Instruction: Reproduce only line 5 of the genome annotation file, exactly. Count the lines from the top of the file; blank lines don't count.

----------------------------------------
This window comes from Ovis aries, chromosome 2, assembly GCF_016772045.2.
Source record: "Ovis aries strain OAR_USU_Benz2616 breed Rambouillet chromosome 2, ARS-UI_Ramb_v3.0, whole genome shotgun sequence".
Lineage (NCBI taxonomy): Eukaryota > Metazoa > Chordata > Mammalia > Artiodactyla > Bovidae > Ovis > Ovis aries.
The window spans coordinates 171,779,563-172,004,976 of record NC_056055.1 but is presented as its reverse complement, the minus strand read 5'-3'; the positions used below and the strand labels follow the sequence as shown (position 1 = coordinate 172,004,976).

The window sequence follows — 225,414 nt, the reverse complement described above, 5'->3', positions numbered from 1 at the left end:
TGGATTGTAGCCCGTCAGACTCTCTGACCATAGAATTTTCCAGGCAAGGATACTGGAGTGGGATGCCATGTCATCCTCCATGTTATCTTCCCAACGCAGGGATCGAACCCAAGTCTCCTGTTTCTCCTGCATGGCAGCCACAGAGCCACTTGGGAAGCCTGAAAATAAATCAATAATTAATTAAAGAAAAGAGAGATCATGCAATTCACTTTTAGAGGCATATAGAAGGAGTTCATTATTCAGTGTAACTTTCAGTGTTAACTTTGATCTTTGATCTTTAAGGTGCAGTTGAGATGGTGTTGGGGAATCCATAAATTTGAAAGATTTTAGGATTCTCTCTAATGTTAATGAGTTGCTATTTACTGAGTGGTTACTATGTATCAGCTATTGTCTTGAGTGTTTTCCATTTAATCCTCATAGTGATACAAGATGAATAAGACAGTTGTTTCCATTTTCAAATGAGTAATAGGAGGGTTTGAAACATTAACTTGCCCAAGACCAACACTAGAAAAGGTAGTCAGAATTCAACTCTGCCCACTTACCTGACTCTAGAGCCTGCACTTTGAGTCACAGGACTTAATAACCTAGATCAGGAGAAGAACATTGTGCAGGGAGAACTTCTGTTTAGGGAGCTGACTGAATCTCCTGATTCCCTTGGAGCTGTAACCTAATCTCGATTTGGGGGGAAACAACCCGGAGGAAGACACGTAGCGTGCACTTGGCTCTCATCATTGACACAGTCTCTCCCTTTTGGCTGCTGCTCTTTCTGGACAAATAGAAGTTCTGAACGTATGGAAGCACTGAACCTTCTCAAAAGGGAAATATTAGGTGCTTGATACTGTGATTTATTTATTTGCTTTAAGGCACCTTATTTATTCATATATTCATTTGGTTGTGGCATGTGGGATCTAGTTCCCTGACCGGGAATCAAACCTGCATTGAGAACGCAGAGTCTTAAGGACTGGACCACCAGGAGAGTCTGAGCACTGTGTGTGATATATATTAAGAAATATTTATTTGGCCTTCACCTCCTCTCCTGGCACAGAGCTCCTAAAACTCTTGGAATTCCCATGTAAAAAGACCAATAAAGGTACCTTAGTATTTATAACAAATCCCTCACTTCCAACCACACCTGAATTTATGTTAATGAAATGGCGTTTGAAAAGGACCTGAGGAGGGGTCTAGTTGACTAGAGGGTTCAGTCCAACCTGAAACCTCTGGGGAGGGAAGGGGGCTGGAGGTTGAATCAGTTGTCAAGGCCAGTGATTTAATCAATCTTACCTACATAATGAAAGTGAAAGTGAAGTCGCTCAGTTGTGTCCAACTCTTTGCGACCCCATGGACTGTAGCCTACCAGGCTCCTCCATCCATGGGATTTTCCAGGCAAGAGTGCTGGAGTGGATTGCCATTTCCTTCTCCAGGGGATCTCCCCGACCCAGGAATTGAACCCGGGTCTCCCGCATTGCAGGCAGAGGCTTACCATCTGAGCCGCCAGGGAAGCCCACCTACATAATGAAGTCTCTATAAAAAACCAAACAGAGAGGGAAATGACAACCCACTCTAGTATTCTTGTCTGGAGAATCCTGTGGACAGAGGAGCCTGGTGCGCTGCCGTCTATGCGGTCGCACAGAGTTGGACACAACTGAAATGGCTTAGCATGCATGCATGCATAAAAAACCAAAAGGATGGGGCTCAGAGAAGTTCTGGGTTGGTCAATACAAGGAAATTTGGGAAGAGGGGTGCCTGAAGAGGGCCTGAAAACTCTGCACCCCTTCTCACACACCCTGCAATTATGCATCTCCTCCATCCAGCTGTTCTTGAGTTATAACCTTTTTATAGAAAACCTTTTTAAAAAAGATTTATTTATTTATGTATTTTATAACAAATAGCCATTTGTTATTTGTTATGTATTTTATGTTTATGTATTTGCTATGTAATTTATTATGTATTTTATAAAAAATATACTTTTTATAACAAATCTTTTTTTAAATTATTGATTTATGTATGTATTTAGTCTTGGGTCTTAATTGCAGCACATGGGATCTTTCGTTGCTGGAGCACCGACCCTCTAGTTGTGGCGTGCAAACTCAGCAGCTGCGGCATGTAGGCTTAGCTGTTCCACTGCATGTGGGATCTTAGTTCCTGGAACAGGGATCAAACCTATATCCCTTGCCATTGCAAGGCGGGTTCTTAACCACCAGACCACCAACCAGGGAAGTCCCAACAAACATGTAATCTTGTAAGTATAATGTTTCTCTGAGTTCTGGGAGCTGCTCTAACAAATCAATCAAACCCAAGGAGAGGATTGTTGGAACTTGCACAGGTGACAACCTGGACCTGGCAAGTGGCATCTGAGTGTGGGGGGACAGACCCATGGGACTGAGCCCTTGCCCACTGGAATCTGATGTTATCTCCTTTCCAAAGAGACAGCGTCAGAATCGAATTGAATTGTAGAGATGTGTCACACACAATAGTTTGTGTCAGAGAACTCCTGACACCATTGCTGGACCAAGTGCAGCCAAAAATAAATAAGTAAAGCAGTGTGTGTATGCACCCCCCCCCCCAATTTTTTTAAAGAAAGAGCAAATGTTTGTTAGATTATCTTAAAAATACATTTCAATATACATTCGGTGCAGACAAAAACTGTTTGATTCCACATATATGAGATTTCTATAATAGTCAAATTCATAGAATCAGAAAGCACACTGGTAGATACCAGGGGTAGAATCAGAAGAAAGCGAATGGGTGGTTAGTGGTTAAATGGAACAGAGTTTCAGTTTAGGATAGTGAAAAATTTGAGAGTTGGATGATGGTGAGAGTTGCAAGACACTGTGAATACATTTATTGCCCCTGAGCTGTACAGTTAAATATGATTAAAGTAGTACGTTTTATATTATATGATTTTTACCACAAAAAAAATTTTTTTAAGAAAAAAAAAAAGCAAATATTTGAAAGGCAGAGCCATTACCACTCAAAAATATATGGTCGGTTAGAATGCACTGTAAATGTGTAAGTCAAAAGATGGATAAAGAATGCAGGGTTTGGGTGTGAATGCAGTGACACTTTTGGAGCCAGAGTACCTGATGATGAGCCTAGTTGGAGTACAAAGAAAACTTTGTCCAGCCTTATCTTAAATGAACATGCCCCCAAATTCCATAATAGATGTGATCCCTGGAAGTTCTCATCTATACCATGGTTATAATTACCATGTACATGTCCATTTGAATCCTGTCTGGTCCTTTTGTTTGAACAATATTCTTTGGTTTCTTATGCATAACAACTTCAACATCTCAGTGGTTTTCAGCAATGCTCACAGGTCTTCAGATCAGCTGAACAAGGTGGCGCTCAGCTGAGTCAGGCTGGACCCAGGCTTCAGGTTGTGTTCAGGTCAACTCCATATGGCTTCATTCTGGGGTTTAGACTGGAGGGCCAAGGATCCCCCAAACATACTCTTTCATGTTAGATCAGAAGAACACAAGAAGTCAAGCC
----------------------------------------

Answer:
The window sequence follows — 225,414 nt, the reverse complement described above, 5'->3', positions numbered from 1 at the left end: